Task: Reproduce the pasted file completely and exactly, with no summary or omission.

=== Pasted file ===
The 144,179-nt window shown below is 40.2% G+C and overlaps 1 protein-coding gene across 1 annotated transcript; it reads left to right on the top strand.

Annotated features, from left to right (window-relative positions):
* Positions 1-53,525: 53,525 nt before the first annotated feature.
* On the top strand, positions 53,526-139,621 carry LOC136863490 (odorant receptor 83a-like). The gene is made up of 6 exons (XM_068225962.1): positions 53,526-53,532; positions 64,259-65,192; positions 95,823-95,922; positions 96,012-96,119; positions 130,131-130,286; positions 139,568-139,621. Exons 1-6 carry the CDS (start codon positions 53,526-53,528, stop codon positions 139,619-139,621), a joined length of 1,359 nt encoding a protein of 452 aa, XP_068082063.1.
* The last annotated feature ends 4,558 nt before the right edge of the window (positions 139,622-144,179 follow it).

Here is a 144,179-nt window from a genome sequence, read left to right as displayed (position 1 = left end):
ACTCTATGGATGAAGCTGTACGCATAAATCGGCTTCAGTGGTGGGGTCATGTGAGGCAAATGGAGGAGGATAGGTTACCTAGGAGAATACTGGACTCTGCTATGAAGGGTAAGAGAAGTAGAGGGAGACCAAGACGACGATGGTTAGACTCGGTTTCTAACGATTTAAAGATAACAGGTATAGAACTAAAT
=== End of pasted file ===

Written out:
The 144,179-nt window shown below is 40.2% G+C and overlaps 1 protein-coding gene across 1 annotated transcript; it reads left to right on the top strand.

Annotated features, from left to right (window-relative positions):
* Positions 1-53,525: 53,525 nt before the first annotated feature.
* On the top strand, positions 53,526-139,621 carry LOC136863490 (odorant receptor 83a-like). The gene is made up of 6 exons (XM_068225962.1): positions 53,526-53,532; positions 64,259-65,192; positions 95,823-95,922; positions 96,012-96,119; positions 130,131-130,286; positions 139,568-139,621. Exons 1-6 carry the CDS (start codon positions 53,526-53,528, stop codon positions 139,619-139,621), a joined length of 1,359 nt encoding a protein of 452 aa, XP_068082063.1.
* The last annotated feature ends 4,558 nt before the right edge of the window (positions 139,622-144,179 follow it).

Here is a 144,179-nt window from a genome sequence, read left to right as displayed (position 1 = left end):
ACTCTATGGATGAAGCTGTACGCATAAATCGGCTTCAGTGGTGGGGTCATGTGAGGCAAATGGAGGAGGATAGGTTACCTAGGAGAATACTGGACTCTGCTATGAAGGGTAAGAGAAGTAGAGGGAGACCAAGACGACGATGGTTAGACTCGGTTTCTAACGATTTAAAGATAACAGGTATAGAACTAAAT